The molecular basis for the difference in the strength of T cell responses to self vs alloantigens is unknown, but may reflect how T cells are selected in the thymus. Because T cells with a high affinity for foreign as opposed to self MHC molecules are able to mature, it has been proposed that alloreactive T cells may be more strongly dependent upon interaction with MHC residues than are self-restricted T cells. This study was undertaken to rigorously address this hypothesis. Whereas other studies have compared self vs alloantigen recognition of different MHC alleles by a single T cell clone, we have compared self vs alloantigen recognition of a single MHC allele, H- 2L(d), by a large panel of self-restricted and alloreactive T cell clones. Target cells expressing L(d) molecules mutated at several different potential TCR contact residues were analyzed to determine which residues are important for recognition by self-restricted vs alloreactive T cells. We unequivocally demonstrate that self-restricted and alloreactive T cells do not differ, but rather are comparably dependent on interaction with MHC residues. Importantly, both self-restricted and alloreactive T cells are dependent upon the same MHC residues as primary contacts and, in addition, share a common recognition pattern of L(d). Furthermore, our analysis enables us to provide a model for allotype-specific T cell recognition of L(d) vs Kb class I molecules.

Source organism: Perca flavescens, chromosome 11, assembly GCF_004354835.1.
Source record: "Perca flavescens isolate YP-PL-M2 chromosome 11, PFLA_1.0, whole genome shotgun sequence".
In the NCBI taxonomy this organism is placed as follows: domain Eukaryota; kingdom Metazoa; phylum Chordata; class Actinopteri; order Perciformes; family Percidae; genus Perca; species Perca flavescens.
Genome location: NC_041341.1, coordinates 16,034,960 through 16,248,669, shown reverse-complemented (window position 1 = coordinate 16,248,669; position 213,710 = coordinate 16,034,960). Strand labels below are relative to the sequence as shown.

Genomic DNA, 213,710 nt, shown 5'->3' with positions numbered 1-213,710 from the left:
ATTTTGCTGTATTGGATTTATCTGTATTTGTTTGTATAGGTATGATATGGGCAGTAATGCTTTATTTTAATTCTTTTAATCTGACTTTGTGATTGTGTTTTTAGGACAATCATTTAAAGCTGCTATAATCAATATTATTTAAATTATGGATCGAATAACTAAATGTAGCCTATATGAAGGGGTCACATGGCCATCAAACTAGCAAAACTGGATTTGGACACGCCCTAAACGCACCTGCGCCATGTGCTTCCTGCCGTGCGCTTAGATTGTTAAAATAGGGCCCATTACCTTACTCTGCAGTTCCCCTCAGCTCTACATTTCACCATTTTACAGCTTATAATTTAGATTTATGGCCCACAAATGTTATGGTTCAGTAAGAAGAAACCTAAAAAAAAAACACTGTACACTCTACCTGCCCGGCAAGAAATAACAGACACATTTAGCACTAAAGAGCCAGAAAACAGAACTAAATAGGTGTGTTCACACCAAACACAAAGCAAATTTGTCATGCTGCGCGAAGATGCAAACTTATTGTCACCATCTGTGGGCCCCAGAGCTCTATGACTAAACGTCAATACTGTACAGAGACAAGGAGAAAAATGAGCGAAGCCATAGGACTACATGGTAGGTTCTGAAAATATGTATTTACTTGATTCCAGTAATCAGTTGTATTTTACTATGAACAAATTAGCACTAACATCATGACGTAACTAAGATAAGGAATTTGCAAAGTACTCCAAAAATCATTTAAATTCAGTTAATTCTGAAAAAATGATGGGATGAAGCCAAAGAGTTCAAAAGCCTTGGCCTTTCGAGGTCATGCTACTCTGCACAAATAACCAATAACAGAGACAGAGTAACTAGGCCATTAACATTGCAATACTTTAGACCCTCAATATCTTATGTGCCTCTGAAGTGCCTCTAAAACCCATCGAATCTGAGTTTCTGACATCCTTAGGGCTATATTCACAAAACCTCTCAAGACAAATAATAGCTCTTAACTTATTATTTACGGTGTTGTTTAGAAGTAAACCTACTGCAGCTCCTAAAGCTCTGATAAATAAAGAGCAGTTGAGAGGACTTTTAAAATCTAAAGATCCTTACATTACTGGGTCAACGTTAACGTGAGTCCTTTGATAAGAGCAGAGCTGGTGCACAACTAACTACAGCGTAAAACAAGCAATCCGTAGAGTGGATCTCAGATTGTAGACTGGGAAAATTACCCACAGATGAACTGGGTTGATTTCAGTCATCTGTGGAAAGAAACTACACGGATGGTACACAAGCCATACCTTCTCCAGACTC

|Original language||English (US)|
|Number of pages||9|
|Journal||Journal of Immunology|
|State||Published - Sep 15 1999|
ASJC Scopus subject areas
- Immunology and Allergy